Facebook paid a lot of money for the name ‘Meta’ which first belonged to a small bank. The $60 million purchase shows how serious Facebook is about the metaverse.
Big deal for trademark
Facebook’s ambitions are such that the social media giant recently paid a South Dakota bank $60 million to acquire the trademark rights to the “Meta” name.
Facebook (which was renamed Meta in October) used a shell company called Beige Key LLC to make this happen. The deal is notable for its size. While $60 million may not sound like much for a company with a market cap of $928 billion, it’s a huge amount in the brand world.
Owning a trademark gives its owner additional leverage when it comes to stopping competitors from using specific words, phrases, or logos. However, it does not prevent someone from using the same name for a related product.
In a typical trademark deal, a buyer pays not only to acquire a name, but also for the goodwill customers associate with a particular product. In the case of Meta Financial, the goodwill comes from the regional banks in South Dakota and Iowa. It also comes from online payment products that, according to the bank, promote financial inclusion.
While Facebook handles payments through its crypto wallet Novi, Meta Financial’s operations have little to do with Facebook’s traditional social media businesses or the metaverse.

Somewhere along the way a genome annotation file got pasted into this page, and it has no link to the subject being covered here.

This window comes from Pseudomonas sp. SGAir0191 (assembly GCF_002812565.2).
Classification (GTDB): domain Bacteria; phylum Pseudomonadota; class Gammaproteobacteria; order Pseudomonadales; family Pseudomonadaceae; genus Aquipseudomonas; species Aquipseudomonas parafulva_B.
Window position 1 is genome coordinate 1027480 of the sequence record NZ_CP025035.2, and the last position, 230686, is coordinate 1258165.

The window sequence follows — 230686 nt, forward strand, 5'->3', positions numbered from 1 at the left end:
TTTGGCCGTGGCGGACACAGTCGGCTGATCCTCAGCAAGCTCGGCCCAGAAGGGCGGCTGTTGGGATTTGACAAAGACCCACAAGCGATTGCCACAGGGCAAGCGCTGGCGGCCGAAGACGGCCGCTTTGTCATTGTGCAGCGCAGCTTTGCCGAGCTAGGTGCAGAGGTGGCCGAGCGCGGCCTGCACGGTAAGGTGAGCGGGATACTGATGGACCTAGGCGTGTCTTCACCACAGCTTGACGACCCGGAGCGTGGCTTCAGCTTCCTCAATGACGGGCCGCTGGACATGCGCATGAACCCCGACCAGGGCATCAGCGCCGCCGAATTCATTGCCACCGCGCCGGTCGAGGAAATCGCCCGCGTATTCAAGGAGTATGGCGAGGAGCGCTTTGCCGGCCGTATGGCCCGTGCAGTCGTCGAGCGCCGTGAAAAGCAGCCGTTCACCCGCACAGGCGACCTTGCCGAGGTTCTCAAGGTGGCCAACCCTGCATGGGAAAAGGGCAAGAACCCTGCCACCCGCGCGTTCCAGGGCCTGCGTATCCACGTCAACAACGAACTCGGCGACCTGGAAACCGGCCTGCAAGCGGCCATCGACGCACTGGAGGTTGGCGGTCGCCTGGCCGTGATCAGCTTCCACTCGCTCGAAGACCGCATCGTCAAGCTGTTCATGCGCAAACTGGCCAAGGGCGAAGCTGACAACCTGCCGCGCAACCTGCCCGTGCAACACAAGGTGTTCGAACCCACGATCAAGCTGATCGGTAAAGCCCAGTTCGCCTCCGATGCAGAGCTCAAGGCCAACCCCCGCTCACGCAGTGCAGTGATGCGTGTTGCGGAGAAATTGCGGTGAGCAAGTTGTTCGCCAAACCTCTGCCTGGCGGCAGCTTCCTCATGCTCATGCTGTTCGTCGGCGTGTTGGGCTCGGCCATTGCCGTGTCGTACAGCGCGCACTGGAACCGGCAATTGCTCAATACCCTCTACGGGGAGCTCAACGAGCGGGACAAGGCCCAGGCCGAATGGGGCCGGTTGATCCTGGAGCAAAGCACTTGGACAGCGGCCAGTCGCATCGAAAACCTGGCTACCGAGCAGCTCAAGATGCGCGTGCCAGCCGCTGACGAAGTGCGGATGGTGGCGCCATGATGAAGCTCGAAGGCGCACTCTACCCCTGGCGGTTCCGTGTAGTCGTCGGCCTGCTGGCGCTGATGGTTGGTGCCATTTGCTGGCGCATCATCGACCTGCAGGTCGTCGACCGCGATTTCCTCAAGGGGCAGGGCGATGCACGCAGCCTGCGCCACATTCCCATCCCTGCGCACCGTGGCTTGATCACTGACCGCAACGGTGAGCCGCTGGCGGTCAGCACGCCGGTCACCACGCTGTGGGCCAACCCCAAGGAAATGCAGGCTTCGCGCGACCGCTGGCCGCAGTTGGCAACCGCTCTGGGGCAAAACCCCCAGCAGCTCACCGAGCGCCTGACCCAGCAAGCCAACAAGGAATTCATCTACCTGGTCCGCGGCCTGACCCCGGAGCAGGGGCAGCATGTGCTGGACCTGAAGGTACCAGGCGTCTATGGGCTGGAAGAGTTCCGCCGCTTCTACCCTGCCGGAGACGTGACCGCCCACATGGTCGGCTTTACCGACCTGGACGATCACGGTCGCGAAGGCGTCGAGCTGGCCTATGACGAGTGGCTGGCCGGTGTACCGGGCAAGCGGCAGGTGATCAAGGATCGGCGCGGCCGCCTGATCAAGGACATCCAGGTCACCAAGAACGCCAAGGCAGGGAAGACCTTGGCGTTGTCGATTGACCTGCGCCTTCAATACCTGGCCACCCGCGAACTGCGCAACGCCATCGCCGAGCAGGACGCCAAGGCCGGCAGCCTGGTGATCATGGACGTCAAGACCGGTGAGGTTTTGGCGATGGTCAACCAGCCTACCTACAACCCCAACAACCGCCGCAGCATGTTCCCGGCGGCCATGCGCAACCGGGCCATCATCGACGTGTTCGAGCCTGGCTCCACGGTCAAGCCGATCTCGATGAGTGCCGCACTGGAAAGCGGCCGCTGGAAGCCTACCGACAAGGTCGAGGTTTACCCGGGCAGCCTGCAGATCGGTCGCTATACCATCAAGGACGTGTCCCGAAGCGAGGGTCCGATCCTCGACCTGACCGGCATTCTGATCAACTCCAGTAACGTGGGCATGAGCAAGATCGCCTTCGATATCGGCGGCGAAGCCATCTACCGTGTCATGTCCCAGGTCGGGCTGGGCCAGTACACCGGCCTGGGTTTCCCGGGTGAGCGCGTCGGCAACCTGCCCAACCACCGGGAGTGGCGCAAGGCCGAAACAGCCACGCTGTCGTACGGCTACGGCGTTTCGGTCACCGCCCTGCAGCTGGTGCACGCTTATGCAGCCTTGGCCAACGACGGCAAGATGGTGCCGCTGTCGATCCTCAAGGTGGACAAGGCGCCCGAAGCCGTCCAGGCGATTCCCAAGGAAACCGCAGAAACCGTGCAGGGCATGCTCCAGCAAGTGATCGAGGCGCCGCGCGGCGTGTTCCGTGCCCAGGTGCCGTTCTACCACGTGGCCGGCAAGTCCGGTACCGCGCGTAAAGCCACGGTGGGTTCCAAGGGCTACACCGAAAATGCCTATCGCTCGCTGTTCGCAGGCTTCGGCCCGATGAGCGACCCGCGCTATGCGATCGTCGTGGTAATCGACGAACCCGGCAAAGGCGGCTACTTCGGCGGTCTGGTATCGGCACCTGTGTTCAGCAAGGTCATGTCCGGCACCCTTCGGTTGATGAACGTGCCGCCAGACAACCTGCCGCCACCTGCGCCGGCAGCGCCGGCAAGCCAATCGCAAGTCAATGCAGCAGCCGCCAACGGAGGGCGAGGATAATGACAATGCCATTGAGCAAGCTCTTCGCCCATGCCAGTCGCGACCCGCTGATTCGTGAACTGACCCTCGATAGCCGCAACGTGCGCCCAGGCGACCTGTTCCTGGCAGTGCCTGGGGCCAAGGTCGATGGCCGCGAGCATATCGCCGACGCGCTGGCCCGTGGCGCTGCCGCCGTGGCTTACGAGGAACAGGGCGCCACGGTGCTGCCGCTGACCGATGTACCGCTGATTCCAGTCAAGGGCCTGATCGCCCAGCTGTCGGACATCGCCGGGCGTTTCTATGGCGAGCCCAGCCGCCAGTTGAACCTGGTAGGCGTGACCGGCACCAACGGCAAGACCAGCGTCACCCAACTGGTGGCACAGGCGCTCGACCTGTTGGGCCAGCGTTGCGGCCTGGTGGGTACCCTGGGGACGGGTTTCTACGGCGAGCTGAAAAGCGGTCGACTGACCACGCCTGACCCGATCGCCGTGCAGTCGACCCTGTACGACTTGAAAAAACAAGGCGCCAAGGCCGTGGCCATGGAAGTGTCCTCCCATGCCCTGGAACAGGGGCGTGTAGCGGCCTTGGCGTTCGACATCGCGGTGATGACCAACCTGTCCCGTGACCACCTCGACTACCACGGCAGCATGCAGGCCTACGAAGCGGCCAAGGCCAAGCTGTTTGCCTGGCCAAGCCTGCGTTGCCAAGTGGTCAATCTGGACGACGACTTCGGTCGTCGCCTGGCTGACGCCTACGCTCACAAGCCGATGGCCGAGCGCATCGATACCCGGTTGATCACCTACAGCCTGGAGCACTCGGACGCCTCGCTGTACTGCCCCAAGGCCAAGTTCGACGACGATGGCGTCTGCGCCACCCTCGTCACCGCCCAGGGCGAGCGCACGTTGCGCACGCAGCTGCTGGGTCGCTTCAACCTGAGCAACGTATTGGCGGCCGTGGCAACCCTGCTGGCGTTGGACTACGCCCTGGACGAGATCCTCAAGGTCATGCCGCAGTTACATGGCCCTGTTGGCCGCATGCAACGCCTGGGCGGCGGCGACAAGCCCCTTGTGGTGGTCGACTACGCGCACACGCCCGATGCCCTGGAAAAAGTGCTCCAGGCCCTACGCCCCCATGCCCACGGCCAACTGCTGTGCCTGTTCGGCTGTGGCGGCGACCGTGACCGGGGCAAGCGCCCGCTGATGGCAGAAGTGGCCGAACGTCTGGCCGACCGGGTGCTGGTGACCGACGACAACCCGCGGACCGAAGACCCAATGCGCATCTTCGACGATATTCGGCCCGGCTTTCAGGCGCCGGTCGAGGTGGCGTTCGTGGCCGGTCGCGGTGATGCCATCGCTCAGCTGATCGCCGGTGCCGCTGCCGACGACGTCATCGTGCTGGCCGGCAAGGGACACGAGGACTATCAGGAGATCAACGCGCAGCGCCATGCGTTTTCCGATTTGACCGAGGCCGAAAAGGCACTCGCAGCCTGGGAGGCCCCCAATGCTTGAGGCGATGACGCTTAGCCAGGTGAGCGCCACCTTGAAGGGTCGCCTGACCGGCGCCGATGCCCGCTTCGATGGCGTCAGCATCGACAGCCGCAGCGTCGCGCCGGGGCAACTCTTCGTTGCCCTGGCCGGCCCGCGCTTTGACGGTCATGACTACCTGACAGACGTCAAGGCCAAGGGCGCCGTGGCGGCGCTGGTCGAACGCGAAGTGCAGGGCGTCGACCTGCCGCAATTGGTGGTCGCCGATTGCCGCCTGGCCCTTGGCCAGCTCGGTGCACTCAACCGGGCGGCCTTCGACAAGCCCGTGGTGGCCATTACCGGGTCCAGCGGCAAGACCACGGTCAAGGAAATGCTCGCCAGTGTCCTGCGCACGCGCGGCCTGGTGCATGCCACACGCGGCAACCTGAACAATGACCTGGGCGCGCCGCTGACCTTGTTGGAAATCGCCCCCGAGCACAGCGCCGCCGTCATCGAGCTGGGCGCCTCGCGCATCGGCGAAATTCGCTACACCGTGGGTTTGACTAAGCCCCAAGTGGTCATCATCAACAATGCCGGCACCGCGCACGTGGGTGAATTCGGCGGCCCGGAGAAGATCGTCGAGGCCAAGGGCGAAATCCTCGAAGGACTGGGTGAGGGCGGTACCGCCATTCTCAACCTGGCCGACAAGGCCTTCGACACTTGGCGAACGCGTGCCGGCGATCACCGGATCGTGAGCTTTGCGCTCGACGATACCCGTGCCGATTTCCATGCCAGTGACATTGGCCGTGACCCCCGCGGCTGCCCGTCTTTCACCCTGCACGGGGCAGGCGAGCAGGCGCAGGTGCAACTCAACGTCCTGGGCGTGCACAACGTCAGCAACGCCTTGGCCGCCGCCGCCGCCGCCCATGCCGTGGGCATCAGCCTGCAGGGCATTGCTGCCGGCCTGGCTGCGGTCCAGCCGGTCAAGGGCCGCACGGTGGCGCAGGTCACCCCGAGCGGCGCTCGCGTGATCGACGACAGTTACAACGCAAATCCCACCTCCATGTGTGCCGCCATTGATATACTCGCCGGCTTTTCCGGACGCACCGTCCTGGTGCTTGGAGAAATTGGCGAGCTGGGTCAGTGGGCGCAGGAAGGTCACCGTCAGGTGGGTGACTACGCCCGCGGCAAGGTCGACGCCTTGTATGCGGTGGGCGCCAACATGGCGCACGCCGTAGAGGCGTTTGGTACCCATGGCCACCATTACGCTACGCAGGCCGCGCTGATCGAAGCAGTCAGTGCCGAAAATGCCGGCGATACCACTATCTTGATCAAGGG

This suggests the $60 million deal could serve as a Facebook power play. In this way they can prevent others from using the terms ‘meta’ or ‘metaverse’. Alexandra Roberts, a trademark law professor at the University of New Hampshire, suggested the same on Twitter:
but it’s unclear what “acquire the trademark assets of” means in practice. assignment of trademark rights in gross (without accompanying goodwill) is, at least in theory, prohibited.
— alexandra j. roberts (@lexlanham) Dec 18, 2021
Everyone wants to claim their place in the metaverse
Facebook could thus use its new trademark to exert legal pressure on other companies. Although this would increase the already growing tension over who gets to own the metaverse. While CEO Mark Zuckerberg has put the term at the heart of his company’s rebrand, the wider crypto community has argued that no one should own the metaverse.
Facebook’s approach has been scrutinized before. This came after it appeared to have stolen the @metaverse name from an artist on Instagram. The company subsequently returned the name amid controversy in the media.
However, Facebook isn’t the only company trying to get involved in the rapidly evolving metaverse. A number of brands, including Pepsi and Budweiser, have bought up Ethereum names, NFTs or digital real estate.
Crypto giant Coinbase is also aiming for a position of being the go-to service. For example, it can help its clients manage the NFTs and avatars people use in the metaverse. The company’s CEO, Brian Armstrong, has long been an outspoken advocate of decentralization. Coinbase could therefore play a major role in the metaverse.
The bottom line is that it’s still very early to determine who will control the metaverse. However, giant companies of today’s internet age are willing to spend a lot of money to claim their spot.